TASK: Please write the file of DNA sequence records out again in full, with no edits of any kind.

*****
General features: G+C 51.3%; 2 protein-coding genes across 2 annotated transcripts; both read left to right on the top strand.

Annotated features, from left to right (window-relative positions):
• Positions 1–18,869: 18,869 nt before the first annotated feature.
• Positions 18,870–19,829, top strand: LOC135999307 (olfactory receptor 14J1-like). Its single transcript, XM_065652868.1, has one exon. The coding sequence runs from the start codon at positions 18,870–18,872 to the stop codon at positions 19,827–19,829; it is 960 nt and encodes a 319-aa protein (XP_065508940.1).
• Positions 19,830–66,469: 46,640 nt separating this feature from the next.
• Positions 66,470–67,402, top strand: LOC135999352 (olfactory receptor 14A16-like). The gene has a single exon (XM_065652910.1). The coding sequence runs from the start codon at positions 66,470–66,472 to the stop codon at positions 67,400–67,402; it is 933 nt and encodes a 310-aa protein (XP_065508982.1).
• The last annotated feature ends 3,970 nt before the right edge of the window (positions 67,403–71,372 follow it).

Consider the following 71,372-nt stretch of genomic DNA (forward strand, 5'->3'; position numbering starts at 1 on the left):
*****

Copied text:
General features: G+C 51.3%; 2 protein-coding genes across 2 annotated transcripts; both read left to right on the top strand.

Annotated features, from left to right (window-relative positions):
• Positions 1–18,869: 18,869 nt before the first annotated feature.
• Positions 18,870–19,829, top strand: LOC135999307 (olfactory receptor 14J1-like). Its single transcript, XM_065652868.1, has one exon. The coding sequence runs from the start codon at positions 18,870–18,872 to the stop codon at positions 19,827–19,829; it is 960 nt and encodes a 319-aa protein (XP_065508940.1).
• Positions 19,830–66,469: 46,640 nt separating this feature from the next.
• Positions 66,470–67,402, top strand: LOC135999352 (olfactory receptor 14A16-like). The gene has a single exon (XM_065652910.1). The coding sequence runs from the start codon at positions 66,470–66,472 to the stop codon at positions 67,400–67,402; it is 933 nt and encodes a 310-aa protein (XP_065508982.1).
• The last annotated feature ends 3,970 nt before the right edge of the window (positions 67,403–71,372 follow it).

Consider the following 71,372-nt stretch of genomic DNA (forward strand, 5'->3'; position numbering starts at 1 on the left):